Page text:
Risk remains high as Brexit remains the focus

7 October, 2019

Matthew Boyle

Last week saw the Pound start to slip following poor UK services data, as the uncertainty of Brexit continues to weigh heavy on exchange rates. Papers report this morning that Boris Johnson is in desperate last-minute talks to save his Brexit plan, but has been warned simply that EU leaders will not approve.

Johnson is playing a dangerous game, on the assumption perhaps that come the Brussels summit on October 17th a deal will be struck, but in reality this could be more about an extension than a solution given the time restraints. Under the recent Ben act which became Law last month, if no agreement can be made Johnson is expected to request such an extension, however he has vowed he simply won’t. And so, as the clock ticks down it seems the situation is becoming a dangerous one – no deal, a PM who says he will not request an extension, and no assurance even if he did that the EU would accept.

Expect volatility in rates to match the increasing uncertainty we are seeing, and the Pound rates to suffer.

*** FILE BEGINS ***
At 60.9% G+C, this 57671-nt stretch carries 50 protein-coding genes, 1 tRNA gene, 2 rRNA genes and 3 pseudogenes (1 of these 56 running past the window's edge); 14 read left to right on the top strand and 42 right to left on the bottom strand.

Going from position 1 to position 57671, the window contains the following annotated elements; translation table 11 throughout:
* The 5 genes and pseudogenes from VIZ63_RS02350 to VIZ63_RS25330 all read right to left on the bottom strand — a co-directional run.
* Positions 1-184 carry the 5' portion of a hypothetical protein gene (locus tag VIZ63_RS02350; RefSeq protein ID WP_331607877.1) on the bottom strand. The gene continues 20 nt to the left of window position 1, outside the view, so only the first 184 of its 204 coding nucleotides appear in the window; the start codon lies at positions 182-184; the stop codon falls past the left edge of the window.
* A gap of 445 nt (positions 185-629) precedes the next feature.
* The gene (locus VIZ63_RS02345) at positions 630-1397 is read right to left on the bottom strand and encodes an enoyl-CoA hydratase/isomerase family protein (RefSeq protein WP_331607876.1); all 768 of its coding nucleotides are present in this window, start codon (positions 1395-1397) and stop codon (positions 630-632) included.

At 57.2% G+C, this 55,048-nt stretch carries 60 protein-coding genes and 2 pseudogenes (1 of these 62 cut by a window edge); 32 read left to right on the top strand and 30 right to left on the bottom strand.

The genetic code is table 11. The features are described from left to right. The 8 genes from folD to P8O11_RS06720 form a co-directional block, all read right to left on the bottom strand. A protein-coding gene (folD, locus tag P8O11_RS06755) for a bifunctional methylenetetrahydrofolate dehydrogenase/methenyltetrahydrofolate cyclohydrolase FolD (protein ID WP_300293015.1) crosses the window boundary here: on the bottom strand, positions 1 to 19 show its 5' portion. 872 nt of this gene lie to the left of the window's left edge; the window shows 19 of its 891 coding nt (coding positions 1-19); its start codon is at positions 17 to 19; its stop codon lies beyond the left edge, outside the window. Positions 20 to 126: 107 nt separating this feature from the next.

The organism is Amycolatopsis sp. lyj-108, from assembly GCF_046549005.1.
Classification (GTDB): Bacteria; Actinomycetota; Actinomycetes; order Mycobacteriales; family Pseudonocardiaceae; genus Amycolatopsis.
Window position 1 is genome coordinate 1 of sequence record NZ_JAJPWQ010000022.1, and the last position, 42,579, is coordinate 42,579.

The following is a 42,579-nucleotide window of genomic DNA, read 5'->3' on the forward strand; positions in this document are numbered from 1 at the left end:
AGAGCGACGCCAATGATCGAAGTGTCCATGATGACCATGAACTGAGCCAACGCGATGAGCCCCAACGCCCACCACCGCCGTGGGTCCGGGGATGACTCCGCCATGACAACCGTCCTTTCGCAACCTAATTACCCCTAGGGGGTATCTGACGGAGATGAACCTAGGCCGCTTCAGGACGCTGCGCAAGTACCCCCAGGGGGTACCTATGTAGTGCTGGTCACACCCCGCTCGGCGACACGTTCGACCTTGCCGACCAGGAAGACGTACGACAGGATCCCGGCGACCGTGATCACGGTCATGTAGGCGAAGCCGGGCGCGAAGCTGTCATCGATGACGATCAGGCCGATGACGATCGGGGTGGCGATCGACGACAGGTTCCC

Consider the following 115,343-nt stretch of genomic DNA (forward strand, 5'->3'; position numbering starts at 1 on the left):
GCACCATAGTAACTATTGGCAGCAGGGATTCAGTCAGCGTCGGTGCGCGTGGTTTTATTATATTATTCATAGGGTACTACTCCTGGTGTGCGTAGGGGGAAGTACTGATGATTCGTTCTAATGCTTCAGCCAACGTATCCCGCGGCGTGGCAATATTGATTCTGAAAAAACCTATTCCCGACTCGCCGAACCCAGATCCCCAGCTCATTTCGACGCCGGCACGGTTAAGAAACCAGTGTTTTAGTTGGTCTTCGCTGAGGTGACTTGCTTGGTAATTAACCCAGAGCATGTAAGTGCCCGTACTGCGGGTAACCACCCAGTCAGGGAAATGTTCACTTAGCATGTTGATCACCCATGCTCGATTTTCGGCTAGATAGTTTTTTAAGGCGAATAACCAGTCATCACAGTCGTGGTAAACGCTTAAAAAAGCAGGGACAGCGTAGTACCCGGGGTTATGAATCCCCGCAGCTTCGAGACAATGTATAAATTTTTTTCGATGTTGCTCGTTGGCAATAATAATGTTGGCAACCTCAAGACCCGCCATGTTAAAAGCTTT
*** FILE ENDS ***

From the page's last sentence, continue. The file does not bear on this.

Aside from Brexit taking its toll on the battered Pound, we also have the fear that we may see the UK slip into recession increasing. The services PMI report last week said that there was a heightened chance of this, so a poor UK GDP reading on Thursday could compound sterling’s current woes and increase the chance that technical recession becomes reality.

For those of you with imminent currency requirements who are gambling on it moving, the impending increased volatility will increase the stakes. Whilst with greater risk comes greater reward, certainly the risk is increasing. And with so much uncertainty, it is a risk that would be dangerous to take.

There are several ways we can help reduce this, and protect your budget, including stop-loss orders and forward contracts. Speak to your currency consultant today who will be able to help you minimize the chance the cost of your transfer will increase.

In the coming weeks we could comfortably see rates drop by 4/5%, even without a no deal Brexit. So, don’t take a risk you may not be able to afford and speak to us today.

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